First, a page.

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Newport Castle

In the center of town, Newport, southeast Wales

Map link for Newport Castle

All photographs copyright © by Irma Hale

Elizabeth Whittle

he demands of modern transport have almost squeezed this castle out of existence: most lies under roads, and only the east side survives, sandwiched between a road and a railway bridge. However, what little remains is not without interest, and the best place from which to get an impression of its original grandeur is half-way across the adjacent bridge, from where its position right on the bank of the river Usk can best be appreciated. The projecting central tower with its water-gate or dock beneath is the dominant feature. Flanking it are two octagonal towers with prominent spur buttresses. These mark the north and south end of the castle, from which a curtain wall ran westwards enclosing a roughly rectangular area. Outside the curtain wall was a deep moat which filled with sea water at high tide.

The castle was built between 1327 and 1386 by Hugh d'Audele or his son-in-law Ralph, earl of Stafford. It replaced an earlier motte and bailey castle on Stow Hill, near the cathedral. Newport was the headquarters of the Norman lordship of Wentloog or Gwynlliog, which had been within the lordship of Glamorgan until 1314. The new stone castle reflected Wentloog's enhanced status as a separate lordship. The castle was of the usual medieval type with a curtain was enclosing a courtyard or ward. Towers punctuated its sides and there would have been at least one entrance gatehouse.

The next building phase was in the second quarter of the 15th century when the castle was strengthened and embellished for Humphrey Stafford, who became the first duke of Buckingham. The most important of these alterations were the raising of the north curtain wall and the heightening and modernizing of the south tower. After 1521, when the 3rd duke of Buckingham was beheaded, the castle was neglected, and by the 18th century was mostly ruinous. What remains of the castle has been restored in places, but much of the original stonework of mottled pink Old Red sandstone and white Dundry stone survives.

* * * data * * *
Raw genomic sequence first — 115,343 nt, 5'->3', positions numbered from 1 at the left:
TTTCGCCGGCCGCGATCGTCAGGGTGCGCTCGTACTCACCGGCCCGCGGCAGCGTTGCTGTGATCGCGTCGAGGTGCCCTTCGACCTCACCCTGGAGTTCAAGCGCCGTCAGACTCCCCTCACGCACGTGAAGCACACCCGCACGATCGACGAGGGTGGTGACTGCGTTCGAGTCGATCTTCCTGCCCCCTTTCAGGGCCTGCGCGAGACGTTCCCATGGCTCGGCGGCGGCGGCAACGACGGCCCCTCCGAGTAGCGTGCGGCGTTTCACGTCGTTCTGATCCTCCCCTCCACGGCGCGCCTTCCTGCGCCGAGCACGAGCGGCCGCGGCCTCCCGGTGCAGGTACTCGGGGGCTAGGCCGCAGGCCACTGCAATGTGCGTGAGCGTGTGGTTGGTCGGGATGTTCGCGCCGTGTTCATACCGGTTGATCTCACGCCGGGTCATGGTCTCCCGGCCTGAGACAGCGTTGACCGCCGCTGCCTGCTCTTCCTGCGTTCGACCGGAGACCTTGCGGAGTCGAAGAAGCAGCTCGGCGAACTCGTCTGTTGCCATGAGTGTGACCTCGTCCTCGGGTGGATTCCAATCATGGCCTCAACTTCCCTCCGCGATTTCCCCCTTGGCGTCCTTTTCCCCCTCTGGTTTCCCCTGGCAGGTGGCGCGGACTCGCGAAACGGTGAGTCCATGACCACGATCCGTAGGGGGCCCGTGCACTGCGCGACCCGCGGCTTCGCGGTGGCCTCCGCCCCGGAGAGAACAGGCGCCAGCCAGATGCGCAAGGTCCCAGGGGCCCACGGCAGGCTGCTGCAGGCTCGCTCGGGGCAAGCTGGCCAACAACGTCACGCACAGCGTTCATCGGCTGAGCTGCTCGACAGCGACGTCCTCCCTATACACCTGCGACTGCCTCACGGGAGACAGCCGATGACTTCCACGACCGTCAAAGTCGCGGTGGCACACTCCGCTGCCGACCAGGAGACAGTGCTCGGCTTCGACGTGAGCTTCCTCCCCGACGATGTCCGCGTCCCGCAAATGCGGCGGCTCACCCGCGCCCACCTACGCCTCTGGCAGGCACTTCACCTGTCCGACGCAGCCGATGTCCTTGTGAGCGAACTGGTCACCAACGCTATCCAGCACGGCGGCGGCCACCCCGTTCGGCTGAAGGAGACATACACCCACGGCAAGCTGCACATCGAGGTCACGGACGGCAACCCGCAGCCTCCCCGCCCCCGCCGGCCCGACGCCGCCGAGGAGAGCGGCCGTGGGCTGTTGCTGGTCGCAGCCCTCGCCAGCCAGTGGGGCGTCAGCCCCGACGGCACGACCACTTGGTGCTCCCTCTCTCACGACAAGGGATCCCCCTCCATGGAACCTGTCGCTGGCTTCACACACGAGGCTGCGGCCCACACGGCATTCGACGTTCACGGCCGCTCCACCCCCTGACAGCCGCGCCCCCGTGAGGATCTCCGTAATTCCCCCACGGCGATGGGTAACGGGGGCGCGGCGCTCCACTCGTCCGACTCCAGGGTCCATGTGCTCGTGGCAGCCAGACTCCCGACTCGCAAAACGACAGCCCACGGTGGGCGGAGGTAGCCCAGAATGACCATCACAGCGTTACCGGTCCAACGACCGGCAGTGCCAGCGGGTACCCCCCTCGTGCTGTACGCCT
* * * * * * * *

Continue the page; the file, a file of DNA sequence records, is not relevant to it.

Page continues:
In the middle of the remaining castle is the great central tower (shown at right) which originally extended further westwards. From the west it is possible to make out all its principle features - the water-gate beneath, which was closed by a portcullis, the room above with its fine ribbed vaulting, a spiral staircase housed in a much restored octagonal turret in the north-west corner, and the stub of an upper storey. The main room probably would have been the lord's audience chamber.

To the south of the central tower was a long narrow room dating from the 15th century rebuilding. The lord's apartments were in this tower, which was originally two storeys high but was heightened to three by Humphrey Stafford. The quality of the decorated windows, the fireplaces and the carved corbels on the upper floor indicate sophistication and comfort.

Newport castle had an active life of only about 200 years, and during very little of this time was it actually occupied by its lord. For a brief time at the beginning of the 16th century Jasper Tudor, Henry VIII's uncle, lived here. It played no significant part in national politics, and its main function was the day-to-day administration of the lordship of Wentloog.



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